Dell Inspiron 1764 – 17.3in Laptop Review


Key Specifications

  • Review Price: £577.98

Dell’s Inspiron brand has been around for ages and has seen plenty of transformations in its time. These days it represents Dell’s entry-level, value range, which is why its netbooks go by the title Inspiron Mini. At the opposite end of this spectrum is the Dell Inspiron 1764 (aka Dell Inspiron 17). With a massive 17.3in display and weighing 3.2kg it is about as far as you can get from a netbook without turning into a full-blown desktop.

As is increasingly the case now, the Inspiron 1764 comes equipped with processors from Intel’s new Core ix range. In this instance it’s a Core i5-430M, a dual-core processor that defaults to 2.26GHz but can be ‘turbo clocked’ to 2.53GHz where the need arises. This is effectively the mid-range option on the 1764, since you can also get a Core i3-330M, if you’re willing to sacrifice raw performance to save money, or a slightly faster Core i5. In our test system the CPU is backed up by 4GB of DDR3 RAM, Intel’s GMA HD graphics and a 320GB hard drive.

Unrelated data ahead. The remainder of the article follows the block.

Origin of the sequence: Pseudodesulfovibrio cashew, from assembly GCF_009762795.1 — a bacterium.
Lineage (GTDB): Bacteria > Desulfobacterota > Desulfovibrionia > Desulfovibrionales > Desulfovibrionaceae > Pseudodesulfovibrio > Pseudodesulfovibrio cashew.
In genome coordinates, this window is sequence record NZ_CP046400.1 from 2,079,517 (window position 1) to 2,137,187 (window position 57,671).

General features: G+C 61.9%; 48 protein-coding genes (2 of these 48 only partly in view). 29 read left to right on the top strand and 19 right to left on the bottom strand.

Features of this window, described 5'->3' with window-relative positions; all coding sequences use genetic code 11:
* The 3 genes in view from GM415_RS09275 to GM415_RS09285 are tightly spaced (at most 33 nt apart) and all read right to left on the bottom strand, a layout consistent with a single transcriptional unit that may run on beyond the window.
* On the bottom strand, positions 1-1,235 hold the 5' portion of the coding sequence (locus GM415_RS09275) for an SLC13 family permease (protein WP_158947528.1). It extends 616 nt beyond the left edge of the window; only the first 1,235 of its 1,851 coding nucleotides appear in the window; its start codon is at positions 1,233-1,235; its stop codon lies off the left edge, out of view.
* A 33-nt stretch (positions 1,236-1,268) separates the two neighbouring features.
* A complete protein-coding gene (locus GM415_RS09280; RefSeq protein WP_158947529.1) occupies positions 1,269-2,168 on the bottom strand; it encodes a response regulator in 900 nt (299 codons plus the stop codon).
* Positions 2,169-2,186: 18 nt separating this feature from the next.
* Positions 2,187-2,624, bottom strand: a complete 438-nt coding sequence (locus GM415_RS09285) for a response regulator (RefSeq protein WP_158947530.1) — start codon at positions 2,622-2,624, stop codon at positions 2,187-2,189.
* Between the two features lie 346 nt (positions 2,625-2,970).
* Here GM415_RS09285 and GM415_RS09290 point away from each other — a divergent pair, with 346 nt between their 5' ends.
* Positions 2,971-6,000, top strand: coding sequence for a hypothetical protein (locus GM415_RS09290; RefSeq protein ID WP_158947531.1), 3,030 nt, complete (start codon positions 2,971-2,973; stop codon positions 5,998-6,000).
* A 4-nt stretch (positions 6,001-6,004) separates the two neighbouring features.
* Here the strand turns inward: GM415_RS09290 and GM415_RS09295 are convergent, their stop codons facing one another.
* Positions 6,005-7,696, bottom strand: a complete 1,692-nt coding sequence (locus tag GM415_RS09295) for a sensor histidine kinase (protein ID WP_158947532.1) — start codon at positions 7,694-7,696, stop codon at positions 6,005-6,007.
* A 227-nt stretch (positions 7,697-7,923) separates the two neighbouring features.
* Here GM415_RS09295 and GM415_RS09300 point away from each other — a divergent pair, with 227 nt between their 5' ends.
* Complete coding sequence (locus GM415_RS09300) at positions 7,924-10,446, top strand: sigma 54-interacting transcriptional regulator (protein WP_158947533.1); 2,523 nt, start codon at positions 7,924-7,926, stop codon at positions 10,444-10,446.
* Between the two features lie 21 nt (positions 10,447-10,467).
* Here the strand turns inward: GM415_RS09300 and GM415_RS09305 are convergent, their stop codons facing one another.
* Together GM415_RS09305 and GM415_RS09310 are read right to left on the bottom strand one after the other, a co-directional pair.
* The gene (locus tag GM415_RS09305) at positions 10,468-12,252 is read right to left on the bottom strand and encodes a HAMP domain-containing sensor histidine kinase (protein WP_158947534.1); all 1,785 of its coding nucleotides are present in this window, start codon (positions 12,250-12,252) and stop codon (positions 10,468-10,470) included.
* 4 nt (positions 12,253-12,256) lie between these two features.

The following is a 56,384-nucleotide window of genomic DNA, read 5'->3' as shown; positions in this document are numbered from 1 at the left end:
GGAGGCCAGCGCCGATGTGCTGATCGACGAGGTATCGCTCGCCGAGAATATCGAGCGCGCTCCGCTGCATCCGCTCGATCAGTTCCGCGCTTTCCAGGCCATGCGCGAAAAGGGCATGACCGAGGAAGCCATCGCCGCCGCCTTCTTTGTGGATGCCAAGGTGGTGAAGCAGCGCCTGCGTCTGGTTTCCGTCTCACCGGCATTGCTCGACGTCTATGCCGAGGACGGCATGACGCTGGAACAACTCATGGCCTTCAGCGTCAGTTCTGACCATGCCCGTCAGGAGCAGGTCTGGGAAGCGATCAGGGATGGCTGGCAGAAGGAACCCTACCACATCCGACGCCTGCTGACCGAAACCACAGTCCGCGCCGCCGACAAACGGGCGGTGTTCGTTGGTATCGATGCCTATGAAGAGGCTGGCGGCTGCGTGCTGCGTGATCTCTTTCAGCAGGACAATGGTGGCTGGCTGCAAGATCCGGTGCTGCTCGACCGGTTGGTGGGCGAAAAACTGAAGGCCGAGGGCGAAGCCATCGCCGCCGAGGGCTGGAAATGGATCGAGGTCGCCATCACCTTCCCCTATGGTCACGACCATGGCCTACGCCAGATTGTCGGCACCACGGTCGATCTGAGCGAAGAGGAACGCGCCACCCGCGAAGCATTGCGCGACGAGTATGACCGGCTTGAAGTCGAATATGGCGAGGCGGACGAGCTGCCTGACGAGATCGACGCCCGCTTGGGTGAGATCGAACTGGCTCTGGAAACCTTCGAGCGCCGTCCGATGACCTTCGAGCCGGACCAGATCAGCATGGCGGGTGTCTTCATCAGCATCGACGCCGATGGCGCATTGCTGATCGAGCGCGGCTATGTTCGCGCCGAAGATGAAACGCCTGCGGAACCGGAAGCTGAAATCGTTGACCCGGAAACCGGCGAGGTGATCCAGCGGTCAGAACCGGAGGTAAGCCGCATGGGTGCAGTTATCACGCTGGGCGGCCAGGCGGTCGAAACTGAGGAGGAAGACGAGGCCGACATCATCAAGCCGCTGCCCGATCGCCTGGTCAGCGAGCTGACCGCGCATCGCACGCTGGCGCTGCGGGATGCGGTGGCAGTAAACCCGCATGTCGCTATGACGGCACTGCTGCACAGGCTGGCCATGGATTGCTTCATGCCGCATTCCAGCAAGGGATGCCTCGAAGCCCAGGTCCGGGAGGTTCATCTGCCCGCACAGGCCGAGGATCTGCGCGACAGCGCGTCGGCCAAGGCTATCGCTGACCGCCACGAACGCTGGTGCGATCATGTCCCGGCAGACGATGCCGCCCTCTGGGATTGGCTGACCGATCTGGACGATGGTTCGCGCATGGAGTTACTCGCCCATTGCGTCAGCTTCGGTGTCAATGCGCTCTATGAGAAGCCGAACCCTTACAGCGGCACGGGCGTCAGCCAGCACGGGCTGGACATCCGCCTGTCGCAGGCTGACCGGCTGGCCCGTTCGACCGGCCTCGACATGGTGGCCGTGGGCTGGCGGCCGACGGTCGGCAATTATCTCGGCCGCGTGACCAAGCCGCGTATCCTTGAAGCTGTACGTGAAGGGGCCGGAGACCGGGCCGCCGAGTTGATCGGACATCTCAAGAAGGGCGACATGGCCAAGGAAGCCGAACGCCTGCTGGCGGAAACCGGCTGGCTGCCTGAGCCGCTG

Being Dell there are various configurations available. Our review model would cost you £577.98 and sits somewhere in the middle of the price-range, but this does include the extra £29 for the ‘Promise Pink’ lid. Without that optional extra (as standard the lid is black) it would cost £548.98, while the most basic spec will set you back just £449.

We won’t go through all the potential permutations here, but it’s worth pointing out that you can get discrete graphics (from a choice of two ATI cards) and up to a 500GB hard drive. These options, however, are only available as broadly defined upgrade packages – you can’t tailor the machine to your exacting requirements like the company’s more expensive models.

Most models, including the version sold by PC World and other e-tailers, feature Wireless-G Wi-Fi. N Wi-Fi is only available on the most expensive base-spec, as is Bluetooth and a Blu-ray drive. Not that you’d really want the latter given the only display option is the standard 1,600 x 900 resolution, LED backlit effort. It’s a good resolution for normal users after a large, readable display, but it’s not ideal for Full HD video content.

Connectivity covers all the basics, but not a lot else. There are four USB ports, a couple of audio jacks (1x headphone, 1x microphone), a multi-format card reader, VGA and HDMI for video and a Gigabit Ethernet port, but no eSATA a no standby powered USB ports. We’d have at least liked the latter, particularly as competing models from Samsung have them.

Unlike other sites, we thoroughly test every product we review. We use industry standard tests in order to compare features properly. We’ll always tell you what we find. We never, ever accept money to review a product. Tell us what you think - send your emails to the Editor.